But here’s where I said we’d get into some controversy: the question of tailing behind the masses. While Mao’s contributions on the mass line are genuinely important, real contributions and are linked with important contributions of his in the realm of philosophy, there also is something which has to be called attention to and looked into more deeply. For a good part of the struggle in China the revolutionary movement was going with the spontaneous thrust of nationalism – against Japan, for example. The revolutionary movement did not have to – as it did in Russia – go against the nationalist (and in that case openly chauvinist) sentiment of the masses, especially as it sharply expressed itself in world war. During this whole period of the anti-Japanese war, for example, they had to give leadership to, but they were also able to a certain degree to merge with, the national sentiment of the people to fight against Japanese imperialism. I’m not saying it was wrong for them to do so; that’s not the case at all. It was correct for them to rally people on the basis of their opposition to Japanese imperialism and to unite with people on the basis of the desire to fight for liberation of the nation and so on even after that against U.S. imperialism and its lackey Chiang Kai-shek. But still, what I’m trying to get at here is that in that kind of situation the need to go against the national sentiments of the masses does not present itself.

Even though Mao was one of the leaders, not only in China but in the whole history of the international communist movement, who most sharply and directly pointed out that truth is in the hands of the minority at the beginning as a law; even though he was the one that brought forth the formulation ’ ’going against the tide is a Marxist-Leninist principle” and stressed over and over again that that was the case; nevertheless I’m not so sure that in the area of the national question he saw or applied that consistently there. Again that links up with some of the points made in the talk (“Conquer the World? . . . ” – Ed.) about what was the character of the Chinese revolution and what things they had to go against the tide of in the Comintern and the international communist movement at the time and what things they didn’t.

The reason I raise the mass line is related to this. While I think there is a basic principle of mass line which is correct, still a lot of questions and concrete circumstances have to be thought through – including when what you’re doing in its principal aspect is going with the stream of the sentiments of the masses in an overall sense, as was the case, for example, during the anti-Japanese war. A lot of Mao’s writings on the mass line are from that period – at least in terms of what was put into the Red Book which many people are familiar with. When the situation did change in China, for example after the victory of the revolution and particularly in Mao’s later years, there is increasing emphasis on his part on going against the tide.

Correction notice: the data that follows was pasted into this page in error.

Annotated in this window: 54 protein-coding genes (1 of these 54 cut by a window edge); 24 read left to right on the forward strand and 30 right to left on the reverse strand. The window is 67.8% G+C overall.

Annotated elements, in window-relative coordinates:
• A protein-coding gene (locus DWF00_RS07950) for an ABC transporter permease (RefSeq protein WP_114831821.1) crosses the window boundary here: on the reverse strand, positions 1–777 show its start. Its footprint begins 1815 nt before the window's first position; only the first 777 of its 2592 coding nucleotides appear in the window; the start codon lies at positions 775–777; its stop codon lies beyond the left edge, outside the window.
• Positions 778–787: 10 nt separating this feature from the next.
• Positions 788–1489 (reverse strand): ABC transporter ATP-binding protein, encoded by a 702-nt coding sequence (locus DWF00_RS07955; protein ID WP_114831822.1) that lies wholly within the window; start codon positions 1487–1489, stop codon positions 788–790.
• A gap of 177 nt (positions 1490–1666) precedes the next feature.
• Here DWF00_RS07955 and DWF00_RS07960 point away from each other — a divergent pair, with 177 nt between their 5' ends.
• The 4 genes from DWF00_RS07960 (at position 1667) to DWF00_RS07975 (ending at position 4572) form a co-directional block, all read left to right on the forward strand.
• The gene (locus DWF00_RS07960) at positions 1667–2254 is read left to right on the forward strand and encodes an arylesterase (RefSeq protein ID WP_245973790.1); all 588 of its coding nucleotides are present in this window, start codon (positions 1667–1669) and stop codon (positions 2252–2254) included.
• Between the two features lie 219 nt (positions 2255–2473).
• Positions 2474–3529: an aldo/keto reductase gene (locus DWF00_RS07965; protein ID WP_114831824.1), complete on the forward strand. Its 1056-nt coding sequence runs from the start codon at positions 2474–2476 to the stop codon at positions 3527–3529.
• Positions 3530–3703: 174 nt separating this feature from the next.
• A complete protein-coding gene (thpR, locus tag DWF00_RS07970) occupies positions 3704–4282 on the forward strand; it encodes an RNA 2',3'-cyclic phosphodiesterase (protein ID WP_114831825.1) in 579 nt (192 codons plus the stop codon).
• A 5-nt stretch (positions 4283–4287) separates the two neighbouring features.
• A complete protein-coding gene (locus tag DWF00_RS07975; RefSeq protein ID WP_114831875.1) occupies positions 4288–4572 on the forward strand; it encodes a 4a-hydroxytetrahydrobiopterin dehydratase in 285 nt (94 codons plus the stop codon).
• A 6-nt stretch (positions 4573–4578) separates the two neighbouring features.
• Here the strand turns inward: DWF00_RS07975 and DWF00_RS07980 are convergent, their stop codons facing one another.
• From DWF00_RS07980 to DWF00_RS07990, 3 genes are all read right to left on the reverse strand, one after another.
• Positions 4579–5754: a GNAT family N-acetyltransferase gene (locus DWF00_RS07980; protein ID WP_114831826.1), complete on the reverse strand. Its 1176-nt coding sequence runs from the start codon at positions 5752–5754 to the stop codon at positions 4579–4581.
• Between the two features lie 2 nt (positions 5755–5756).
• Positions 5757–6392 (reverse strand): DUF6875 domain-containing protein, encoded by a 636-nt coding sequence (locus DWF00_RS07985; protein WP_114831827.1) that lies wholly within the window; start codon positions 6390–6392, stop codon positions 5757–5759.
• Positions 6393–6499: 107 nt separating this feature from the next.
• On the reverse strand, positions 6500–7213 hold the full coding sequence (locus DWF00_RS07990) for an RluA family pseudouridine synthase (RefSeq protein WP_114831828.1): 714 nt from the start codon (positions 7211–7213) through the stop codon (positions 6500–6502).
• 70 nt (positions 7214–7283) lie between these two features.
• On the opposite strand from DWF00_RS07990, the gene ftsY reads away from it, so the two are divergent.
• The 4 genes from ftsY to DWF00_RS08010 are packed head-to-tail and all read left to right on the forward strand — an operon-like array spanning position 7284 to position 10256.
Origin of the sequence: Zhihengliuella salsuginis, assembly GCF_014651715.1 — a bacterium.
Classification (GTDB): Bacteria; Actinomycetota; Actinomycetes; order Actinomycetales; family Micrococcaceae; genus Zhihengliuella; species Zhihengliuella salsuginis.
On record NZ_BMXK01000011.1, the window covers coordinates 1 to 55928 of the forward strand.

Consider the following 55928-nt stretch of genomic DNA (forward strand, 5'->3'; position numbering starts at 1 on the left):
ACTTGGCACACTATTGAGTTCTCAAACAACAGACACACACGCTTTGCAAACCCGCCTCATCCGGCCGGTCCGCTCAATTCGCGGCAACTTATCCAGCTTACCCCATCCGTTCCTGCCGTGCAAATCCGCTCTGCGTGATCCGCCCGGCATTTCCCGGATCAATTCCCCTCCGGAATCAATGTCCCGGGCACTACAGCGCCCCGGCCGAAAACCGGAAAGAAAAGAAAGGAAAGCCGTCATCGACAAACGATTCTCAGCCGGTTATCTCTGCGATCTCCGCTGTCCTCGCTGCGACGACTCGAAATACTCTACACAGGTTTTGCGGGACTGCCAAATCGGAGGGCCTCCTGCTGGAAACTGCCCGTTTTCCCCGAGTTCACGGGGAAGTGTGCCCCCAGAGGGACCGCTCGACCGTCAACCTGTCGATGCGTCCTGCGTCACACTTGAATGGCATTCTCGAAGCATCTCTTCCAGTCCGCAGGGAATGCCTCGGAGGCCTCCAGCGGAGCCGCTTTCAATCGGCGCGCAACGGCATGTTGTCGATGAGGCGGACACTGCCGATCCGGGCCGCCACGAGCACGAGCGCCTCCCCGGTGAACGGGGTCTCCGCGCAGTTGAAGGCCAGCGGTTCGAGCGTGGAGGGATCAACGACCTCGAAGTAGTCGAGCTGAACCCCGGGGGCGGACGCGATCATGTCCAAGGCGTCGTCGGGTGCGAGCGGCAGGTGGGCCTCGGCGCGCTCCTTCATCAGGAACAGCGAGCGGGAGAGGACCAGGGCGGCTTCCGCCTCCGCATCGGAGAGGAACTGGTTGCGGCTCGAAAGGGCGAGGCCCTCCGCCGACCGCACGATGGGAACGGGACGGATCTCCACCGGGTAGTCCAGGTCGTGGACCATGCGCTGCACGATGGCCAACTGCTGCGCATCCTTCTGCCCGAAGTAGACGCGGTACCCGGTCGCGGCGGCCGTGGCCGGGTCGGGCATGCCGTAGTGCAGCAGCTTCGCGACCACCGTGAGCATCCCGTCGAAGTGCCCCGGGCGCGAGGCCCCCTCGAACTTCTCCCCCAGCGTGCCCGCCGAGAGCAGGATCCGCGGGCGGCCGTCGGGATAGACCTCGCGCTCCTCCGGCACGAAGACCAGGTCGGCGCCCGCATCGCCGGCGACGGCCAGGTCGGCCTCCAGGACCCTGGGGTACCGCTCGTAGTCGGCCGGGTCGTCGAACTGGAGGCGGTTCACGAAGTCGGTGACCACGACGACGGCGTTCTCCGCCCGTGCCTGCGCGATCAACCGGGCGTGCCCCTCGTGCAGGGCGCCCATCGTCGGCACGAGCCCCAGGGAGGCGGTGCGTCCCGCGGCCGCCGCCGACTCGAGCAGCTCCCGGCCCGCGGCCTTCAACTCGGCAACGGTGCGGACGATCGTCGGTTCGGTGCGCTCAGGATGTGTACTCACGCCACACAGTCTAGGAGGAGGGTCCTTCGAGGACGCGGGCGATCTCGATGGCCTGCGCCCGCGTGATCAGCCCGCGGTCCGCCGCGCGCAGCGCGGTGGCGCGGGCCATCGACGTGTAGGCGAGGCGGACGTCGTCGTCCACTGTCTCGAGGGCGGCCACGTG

Let me put it this way: when you’re fighting a foreign enemy, maybe it’s easier to rally 90% plus of the population to your banner. Now whether or not you can win leadership, whether the people are won to your banner is a question too. In other words, there’s a class struggle within that, as there was in the anti-Japanese war: which banner exactly is it, what character of warfare, relying on what forces, heading towards what eventual end, what eventual objective after you win the particular stage of struggle or if you pass through it? There is an intense struggle around all this which of course Mao very importantly and successfully waged, but still in another sense you’re going with the tide of the national sentiments of the people and you can rally, even unite with, 90% or more of the people in that kind of context. This is not easy, but it is possible to do so. Whereas it may not be possible to do so when you’re waging a civil war for example or when you have to carry out revolutionary defeatism in an imperialist country, when you have to go against the spontaneous tide in a much sharper way. Under those conditions your strategic objective should still be to win over all who can be won over to you, that is to unite with or to neutralize the broadest number, and to isolate the real enemies to the greatest degree possible; the united front kind of approach is still correct there. But we’ve correctly emphasized in the 1980 Central Committee report, for example, on “Charting the Uncharted Course,”[2] that a civil war is a struggle between two sections of the people, and we’re not going to have 90% with us more or less all the way through.